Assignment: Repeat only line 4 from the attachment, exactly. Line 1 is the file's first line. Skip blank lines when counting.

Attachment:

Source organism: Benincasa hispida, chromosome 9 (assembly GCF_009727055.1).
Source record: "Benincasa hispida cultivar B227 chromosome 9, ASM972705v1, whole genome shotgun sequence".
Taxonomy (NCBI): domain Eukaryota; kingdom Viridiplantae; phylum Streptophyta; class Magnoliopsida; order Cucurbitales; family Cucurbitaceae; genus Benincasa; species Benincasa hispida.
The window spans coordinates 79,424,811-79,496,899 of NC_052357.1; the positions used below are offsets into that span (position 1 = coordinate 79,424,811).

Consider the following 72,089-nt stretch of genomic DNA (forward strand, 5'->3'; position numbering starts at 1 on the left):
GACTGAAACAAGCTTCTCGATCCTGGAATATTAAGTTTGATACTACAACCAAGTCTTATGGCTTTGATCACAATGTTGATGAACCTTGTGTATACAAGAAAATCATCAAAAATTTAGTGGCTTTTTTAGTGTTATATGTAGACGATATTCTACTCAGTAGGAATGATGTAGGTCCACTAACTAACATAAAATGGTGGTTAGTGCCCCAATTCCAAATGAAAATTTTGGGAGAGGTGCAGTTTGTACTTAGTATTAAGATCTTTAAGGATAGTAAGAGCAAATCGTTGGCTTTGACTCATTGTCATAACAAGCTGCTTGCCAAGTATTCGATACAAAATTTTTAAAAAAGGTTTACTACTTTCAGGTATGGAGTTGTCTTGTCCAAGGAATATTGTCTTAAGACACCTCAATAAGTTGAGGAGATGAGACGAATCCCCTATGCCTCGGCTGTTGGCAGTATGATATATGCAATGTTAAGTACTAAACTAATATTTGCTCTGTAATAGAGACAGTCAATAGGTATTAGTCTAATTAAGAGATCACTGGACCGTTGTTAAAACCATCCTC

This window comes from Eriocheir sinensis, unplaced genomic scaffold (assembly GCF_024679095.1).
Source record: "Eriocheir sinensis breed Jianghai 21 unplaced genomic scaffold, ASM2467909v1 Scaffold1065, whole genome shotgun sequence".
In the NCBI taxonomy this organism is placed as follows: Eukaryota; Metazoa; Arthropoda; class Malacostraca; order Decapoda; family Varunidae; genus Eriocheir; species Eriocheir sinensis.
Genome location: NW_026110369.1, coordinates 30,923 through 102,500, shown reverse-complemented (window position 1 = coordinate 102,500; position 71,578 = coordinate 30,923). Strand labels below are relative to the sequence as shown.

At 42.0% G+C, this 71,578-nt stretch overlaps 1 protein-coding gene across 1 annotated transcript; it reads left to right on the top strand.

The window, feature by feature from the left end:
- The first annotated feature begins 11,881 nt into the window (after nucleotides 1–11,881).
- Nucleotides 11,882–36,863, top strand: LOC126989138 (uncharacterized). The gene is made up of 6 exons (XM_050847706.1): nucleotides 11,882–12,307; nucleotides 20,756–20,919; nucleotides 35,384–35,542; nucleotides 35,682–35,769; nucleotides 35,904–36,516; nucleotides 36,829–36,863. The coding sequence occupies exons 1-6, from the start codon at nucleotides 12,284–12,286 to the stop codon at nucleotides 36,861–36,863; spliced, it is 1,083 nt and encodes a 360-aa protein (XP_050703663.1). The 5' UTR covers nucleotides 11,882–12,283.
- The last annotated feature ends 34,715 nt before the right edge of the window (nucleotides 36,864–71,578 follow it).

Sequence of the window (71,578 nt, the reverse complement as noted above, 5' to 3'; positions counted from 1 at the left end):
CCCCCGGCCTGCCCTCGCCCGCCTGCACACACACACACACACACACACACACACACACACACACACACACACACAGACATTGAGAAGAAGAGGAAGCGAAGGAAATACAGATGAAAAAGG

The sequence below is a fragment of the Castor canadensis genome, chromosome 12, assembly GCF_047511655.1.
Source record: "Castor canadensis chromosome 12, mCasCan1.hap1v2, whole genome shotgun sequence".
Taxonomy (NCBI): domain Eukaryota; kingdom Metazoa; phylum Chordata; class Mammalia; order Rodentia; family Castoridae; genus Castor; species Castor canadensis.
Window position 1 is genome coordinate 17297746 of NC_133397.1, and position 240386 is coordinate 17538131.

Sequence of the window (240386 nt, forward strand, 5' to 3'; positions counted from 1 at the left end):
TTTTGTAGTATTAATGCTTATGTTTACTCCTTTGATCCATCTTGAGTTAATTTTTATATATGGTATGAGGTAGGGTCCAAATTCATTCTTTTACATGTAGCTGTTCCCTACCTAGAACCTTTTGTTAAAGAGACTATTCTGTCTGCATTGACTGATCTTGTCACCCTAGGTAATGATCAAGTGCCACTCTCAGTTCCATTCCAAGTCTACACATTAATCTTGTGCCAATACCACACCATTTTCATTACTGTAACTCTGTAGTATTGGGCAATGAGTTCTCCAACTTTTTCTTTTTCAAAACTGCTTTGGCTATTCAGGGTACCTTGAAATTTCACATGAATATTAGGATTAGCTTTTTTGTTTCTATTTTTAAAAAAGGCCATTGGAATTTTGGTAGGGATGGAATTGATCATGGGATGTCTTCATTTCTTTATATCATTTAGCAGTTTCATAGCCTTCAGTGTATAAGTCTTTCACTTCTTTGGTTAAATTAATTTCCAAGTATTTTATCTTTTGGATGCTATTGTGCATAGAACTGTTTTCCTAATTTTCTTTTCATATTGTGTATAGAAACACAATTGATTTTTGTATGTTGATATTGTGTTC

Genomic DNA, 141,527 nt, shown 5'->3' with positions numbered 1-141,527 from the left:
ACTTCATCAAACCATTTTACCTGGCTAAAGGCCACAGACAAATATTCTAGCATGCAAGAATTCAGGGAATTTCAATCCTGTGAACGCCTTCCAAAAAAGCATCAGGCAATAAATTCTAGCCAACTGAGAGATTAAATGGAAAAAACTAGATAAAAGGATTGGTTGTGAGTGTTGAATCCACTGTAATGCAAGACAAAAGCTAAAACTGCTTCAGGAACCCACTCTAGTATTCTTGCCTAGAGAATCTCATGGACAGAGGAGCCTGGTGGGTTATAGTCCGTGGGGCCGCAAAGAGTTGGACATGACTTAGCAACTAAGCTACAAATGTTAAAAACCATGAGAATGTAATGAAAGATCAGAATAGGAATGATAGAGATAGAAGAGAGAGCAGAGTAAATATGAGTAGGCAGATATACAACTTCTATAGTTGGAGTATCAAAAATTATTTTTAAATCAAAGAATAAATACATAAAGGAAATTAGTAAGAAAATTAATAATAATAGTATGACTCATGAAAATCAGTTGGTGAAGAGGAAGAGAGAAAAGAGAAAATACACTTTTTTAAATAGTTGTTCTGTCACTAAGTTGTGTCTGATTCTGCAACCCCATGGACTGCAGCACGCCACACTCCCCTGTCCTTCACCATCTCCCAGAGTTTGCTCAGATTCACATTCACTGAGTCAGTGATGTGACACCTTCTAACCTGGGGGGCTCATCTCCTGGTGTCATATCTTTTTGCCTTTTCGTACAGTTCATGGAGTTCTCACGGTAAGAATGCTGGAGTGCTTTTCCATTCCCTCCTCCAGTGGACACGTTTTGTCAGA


The window spans coordinates 79,424,811-79,496,899 of NC_052357.1; the positions used below are offsets into that span (position 1 = coordinate 79,424,811).